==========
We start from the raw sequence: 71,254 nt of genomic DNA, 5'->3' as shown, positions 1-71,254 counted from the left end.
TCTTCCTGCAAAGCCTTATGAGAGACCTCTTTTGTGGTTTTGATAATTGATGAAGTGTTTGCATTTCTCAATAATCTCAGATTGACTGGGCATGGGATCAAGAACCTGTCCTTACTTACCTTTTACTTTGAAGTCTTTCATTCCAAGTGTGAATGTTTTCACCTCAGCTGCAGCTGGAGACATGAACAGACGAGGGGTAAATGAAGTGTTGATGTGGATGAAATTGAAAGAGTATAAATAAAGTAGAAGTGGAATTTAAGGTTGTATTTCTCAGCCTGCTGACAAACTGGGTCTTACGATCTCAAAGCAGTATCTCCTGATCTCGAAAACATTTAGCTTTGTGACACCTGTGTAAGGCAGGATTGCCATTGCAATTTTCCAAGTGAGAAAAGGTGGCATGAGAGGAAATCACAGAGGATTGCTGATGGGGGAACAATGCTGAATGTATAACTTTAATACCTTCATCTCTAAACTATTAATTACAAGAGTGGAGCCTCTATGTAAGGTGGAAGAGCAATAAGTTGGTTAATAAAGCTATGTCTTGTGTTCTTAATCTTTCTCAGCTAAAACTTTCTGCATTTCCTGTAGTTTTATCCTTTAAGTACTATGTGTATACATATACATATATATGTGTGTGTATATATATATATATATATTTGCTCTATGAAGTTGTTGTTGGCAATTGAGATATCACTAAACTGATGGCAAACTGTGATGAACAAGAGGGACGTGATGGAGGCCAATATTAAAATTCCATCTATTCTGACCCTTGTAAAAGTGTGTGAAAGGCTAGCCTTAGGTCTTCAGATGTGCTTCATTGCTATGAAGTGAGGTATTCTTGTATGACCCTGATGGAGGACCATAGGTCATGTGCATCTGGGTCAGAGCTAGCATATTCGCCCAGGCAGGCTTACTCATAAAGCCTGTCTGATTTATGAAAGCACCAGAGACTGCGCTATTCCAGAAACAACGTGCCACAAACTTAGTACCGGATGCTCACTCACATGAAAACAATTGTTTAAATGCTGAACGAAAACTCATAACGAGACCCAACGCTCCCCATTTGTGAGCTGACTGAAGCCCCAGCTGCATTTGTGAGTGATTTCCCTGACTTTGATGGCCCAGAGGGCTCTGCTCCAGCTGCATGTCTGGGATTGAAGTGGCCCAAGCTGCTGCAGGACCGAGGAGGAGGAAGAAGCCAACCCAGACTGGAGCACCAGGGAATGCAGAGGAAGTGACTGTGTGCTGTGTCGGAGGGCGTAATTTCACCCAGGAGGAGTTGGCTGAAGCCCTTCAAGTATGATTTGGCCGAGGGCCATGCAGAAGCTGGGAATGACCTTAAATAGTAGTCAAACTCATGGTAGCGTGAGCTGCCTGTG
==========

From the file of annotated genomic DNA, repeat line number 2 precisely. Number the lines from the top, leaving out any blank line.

TCTTCCTGCAAAGCCTTATGAGAGACCTCTTTTGTGGTTTTGATAATTGATGAAGTGTTTGCATTTCTCAATAATCTCAGATTGACTGGGCATGGGATCAAGAACCTGTCCTTACTTACCTTTTACTTTGAAGTCTTTCATTCCAAGTGTGAATGTTTTCACCTCAGCTGCAGCTGGAGACATGAACAGACGAGGGGTAAATGAAGTGTTGATGTGGATGAAATTGAAAGAGTATAAATAAAGTAGAAGTGGAATTTAAGGTTGTATTTCTCAGCCTGCTGACAAACTGGGTCTTACGATCTCAAAGCAGTATCTCCTGATCTCGAAAACATTTAGCTTTGTGACACCTGTGTAAGGCAGGATTGCCATTGCAATTTTCCAAGTGAGAAAAGGTGGCATGAGAGGAAATCACAGAGGATTGCTGATGGGGGAACAATGCTGAATGTATAACTTTAATACCTTCATCTCTAAACTATTAATTACAAGAGTGGAGCCTCTATGTAAGGTGGAAGAGCAATAAGTTGGTTAATAAAGCTATGTCTTGTGTTCTTAATCTTTCTCAGCTAAAACTTTCTGCATTTCCTGTAGTTTTATCCTTTAAGTACTATGTGTATACATATACATATATATGTGTGTGTATATATATATATATATATTTGCTCTATGAAGTTGTTGTTGGCAATTGAGATATCACTAAACTGATGGCAAACTGTGATGAACAAGAGGGACGTGATGGAGGCCAATATTAAAATTCCATCTATTCTGACCCTTGTAAAAGTGTGTGAAAGGCTAGCCTTAGGTCTTCAGATGTGCTTCATTGCTATGAAGTGAGGTATTCTTGTATGACCCTGATGGAGGACCATAGGTCATGTGCATCTGGGTCAGAGCTAGCATATTCGCCCAGGCAGGCTTACTCATAAAGCCTGTCTGATTTATGAAAGCACCAGAGACTGCGCTATTCCAGAAACAACGTGCCACAAACTTAGTACCGGATGCTCACTCACATGAAAACAATTGTTTAAATGCTGAACGAAAACTCATAACGAGACCCAACGCTCCCCATTTGTGAGCTGACTGAAGCCCCAGCTGCATTTGTGAGTGATTTCCCTGACTTTGATGGCCCAGAGGGCTCTGCTCCAGCTGCATGTCTGGGATTGAAGTGGCCCAAGCTGCTGCAGGACCGAGGAGGAGGAAGAAGCCAACCCAGACTGGAGCACCAGGGAATGCAGAGGAAGTGACTGTGTGCTGTGTCGGAGGGCGTAATTTCACCCAGGAGGAGTTGGCTGAAGCCCTTCAAGTATGATTTGGCCGAGGGCCATGCAGAAGCTGGGAATGACCTTAAATAGTAGTCAAACTCATGGTAGCGTGAGCTGCCTGTG